When I moved into my first house, in the garden there were a couple of vines bursting with green and red grapes. Wanting to make use of these abundant crops, I entered the world of jam and jelly making. One of my first creations was a grape and sherry jelly and I remember it as a wonderful way to preserve summer fruits and enjoy them through the year.
Although at the time it seemed that traditional jam making was an elaborate process, it can be part of many family traditions and it does add a personal touch to a kitchen staple. At the end of the day, nothing quite compares with the wonderful aroma of cooking jam and the resulting row after row of colourful jars as tribute to a good day’s work.
When did preserving start?
The notion of preserving fruit in sugar and honey is ancient and it is thought that one of the first recipes for jam is from the 1st century AD. Originally jam was basically soft fruit heated with sugar or honey and served at the end of a meal as a delicacy.
It was in the late 1800s that it gained popularity for the masses when it was used by the working classes to make the bread more palatable. At that time most of the factory-produced jams were laden with more sugar than fruit. Although the quality of commercial jams has improved since then, they are still high in refined sugars.
Why does traditional jam contain sugar?
Most homemade jam recipes contain roughly equal weights of fruit and sugar. The sugar acts a powerful preservative preventing the growth of mold and bacteria and, as well as sweetening the jam, it helps the pectin to set giving jam its thick consistency.
Although homemade jam is a great alternative to commercial jams because the amount of sugar can be controlled, another alternative which contains no added sugar is chia jam made from fruit and chia seeds.
What are chia seeds?
Chia seeds are native to Mexico and Guatemala and have been cultivated since pre-Columbian times. Despite their ancient history as a dietary staple, chia seeds are becoming known today as a “superfood” as they are nutrient-rich with good sources of α-linolenic acid (an omega-3 fatty acid), fiber, protein, vitamins, minerals, and antioxidants.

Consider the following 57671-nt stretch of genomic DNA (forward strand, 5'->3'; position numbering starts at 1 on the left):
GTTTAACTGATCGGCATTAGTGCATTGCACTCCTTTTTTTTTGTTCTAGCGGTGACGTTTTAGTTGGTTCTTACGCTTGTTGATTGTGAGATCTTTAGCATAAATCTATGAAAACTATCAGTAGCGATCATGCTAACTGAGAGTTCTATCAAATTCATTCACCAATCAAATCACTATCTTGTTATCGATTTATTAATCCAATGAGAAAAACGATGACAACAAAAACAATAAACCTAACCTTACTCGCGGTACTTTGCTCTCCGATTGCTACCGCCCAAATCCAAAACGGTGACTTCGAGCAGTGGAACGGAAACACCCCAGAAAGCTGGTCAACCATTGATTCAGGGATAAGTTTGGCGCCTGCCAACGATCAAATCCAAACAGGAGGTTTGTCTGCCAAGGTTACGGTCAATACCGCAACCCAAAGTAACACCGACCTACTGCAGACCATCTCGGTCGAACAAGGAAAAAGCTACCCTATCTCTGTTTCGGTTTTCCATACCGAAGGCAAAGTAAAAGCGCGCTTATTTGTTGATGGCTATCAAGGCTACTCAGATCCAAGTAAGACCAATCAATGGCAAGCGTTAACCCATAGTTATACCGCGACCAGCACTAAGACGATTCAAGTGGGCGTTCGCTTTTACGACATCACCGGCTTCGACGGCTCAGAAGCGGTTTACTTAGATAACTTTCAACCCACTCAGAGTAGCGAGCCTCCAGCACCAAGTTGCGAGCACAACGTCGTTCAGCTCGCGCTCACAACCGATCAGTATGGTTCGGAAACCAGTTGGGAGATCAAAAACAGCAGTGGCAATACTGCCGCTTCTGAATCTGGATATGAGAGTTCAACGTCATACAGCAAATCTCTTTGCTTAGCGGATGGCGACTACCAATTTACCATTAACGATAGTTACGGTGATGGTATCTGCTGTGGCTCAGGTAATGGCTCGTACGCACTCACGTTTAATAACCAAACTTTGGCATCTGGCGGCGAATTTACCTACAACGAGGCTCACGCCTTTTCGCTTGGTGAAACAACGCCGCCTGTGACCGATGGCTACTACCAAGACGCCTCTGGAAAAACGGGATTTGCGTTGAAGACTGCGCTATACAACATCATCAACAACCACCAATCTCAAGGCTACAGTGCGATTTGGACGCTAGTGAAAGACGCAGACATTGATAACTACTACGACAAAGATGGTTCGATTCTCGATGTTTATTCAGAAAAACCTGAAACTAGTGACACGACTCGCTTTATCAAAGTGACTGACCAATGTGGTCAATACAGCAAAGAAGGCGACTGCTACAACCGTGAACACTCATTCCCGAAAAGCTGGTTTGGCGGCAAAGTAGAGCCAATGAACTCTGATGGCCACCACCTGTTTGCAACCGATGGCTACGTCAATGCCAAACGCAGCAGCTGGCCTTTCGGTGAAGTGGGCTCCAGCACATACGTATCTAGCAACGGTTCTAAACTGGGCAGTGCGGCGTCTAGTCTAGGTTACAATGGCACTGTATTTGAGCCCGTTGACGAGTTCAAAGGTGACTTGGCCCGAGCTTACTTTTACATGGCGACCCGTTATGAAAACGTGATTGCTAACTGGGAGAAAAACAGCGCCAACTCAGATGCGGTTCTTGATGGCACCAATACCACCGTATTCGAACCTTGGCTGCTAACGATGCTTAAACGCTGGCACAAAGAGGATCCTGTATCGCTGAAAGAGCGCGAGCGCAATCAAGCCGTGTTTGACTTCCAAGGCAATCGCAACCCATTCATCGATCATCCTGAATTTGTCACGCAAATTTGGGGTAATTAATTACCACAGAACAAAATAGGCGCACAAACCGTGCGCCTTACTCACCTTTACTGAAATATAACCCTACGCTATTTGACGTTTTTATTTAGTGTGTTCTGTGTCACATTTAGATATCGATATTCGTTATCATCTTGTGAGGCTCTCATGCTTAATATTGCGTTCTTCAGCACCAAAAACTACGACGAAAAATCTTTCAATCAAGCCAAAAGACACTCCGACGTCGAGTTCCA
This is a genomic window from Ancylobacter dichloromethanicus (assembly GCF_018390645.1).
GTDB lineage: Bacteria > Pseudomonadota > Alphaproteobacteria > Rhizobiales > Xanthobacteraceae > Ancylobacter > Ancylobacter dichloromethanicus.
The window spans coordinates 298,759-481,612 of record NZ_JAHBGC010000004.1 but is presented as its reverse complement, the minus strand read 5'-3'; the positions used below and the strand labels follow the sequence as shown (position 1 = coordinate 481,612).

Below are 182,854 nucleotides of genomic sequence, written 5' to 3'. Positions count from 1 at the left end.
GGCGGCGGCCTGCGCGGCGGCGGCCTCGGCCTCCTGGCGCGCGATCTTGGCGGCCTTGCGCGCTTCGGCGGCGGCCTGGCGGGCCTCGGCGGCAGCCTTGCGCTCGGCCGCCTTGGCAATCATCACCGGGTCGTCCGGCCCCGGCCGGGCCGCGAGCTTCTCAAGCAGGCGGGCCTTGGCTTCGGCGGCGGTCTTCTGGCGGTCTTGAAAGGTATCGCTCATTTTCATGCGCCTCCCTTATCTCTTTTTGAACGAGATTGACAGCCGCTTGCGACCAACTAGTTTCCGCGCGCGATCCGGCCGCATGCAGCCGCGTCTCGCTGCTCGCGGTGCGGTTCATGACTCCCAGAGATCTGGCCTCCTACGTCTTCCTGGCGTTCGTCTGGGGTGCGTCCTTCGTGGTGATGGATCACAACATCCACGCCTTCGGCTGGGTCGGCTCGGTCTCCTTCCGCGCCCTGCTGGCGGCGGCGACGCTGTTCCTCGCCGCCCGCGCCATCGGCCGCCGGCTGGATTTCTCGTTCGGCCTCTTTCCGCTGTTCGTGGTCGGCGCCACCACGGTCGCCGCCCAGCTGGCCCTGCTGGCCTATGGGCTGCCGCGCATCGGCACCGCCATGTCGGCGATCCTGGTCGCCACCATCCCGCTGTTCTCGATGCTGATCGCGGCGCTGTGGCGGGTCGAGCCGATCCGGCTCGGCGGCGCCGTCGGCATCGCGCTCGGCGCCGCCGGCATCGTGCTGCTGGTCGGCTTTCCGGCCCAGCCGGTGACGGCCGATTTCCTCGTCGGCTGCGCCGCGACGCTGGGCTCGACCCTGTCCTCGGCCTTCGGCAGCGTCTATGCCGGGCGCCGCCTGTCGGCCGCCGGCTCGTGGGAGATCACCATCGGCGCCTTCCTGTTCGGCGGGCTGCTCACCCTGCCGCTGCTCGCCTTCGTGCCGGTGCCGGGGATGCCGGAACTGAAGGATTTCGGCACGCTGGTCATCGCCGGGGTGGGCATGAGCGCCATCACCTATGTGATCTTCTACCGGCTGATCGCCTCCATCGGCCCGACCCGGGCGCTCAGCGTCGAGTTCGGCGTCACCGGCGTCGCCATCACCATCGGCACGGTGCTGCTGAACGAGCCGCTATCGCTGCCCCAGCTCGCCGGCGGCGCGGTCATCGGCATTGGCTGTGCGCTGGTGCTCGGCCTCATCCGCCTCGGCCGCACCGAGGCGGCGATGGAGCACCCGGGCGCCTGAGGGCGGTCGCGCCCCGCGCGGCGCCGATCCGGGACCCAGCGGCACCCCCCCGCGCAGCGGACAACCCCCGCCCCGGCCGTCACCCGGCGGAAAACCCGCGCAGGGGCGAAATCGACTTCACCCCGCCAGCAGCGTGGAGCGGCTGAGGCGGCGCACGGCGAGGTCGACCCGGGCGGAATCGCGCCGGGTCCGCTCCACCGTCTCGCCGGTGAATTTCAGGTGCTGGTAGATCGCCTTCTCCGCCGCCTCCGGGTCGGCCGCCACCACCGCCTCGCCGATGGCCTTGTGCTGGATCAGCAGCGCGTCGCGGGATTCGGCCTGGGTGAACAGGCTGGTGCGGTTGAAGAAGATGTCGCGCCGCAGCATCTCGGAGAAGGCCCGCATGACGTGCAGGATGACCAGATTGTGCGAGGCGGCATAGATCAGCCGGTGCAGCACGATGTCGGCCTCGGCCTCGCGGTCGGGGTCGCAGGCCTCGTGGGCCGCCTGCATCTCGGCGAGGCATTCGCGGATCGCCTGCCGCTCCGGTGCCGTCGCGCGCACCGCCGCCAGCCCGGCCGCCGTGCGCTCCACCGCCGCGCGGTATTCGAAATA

As chia seeds have a mild flavour, they are becoming a popular addition to beverages, desserts or even as an egg substitute in baking. One of their great advantages is that they will turn any liquid into a thick gel. This makes them ideal for jam making as they can transform ripe fruit into a low-sugar, spreadable jam within half an hour.
How does chia jam differ from traditional jam?
The consistency of chia jam is different from traditional jam. Although it will thicken after time in the fridge, chia jam is runnier. If you like sweet jam, some natural sweetener can be added to taste but other than that, chia jam contains no added sugars and so can be used more liberally without triggering sugar cravings.
The disadvantage of chia jam is that, without the sugar acting as a preservative, it does not have the shelf-life of commercial jam and will keep in the fridge for only a couple of weeks. However, it can be frozen for up to 3 months.
What can jam be used for?
Whether commercial, homemade, or chia, jam can be enjoyed in many ways including on toast, scones, baked goods or as a topping for oatmeal or desserts. By making smaller batches of a variety of the chia jam, this can aid in eating a variety of fruits and is a great way to ensure that you eat the rainbow which can help to maintain a healthy microbiome and good health.
How to make chia jam
Two cups of fruit will make about 1.5 cups of jam. This recipe will work for just about any juicy fruit, fresh or frozen, including strawberries, raspberries, blueberries, blackberries, cherries, peaches, apricots, kiwi, and pineapple.
- 2 cups chopped fruit
- 1 to 2 tbsp freshly squeezed lemon juice
- 1 to 2 tbsp maple syrup or another natural sweetener (optional)
- 2 tbsp chia seeds (more if thicker jam is preferred)
- Prepare the fruit and cook until it starts to soften and becomes syrupy (about 10 – 15 mins)
- Mash the fruit to desired consistency or blend until completely smooth
- Remove from the heat and stir in the sweetener and lemon juice to taste
- Add the chia seeds and stir to combine and let stand until thickened (about 5 – 15 mins)
- Transfer to a jar or other storage container once the jam has cooled to room temperature The jam will thicken further in the fridge and become thicker in consistency once completely chilled.
Note: when using the chia seeds with lighter-coloured fruits like kiwi and pineapple, they may contribute to a slight greying colour of the mixture as the seeds gel.
It seems that for many centuries jam-making has been a popular tradition to preserve and enjoy fruit. Jam has had a long and colourful history from its origins as a delicacy, to its use during the seafaring era of exploration to ward off scurvy and then being made on an epic scale during the war to prevent fruit from rotting and to contribute to food supplies.
It is also believed that Joan of Arc ate quince jam to give her courage before heading off into battle. I must admit that I had never thought of jam in terms of the armour I reach for in times of trouble. However, when I am now heading off to do battle with the world, I just might be tempted to opt for that pot of jam!
If you make this chia jam, I would love to know your experience and if you enjoyed this article, please feel free to like and share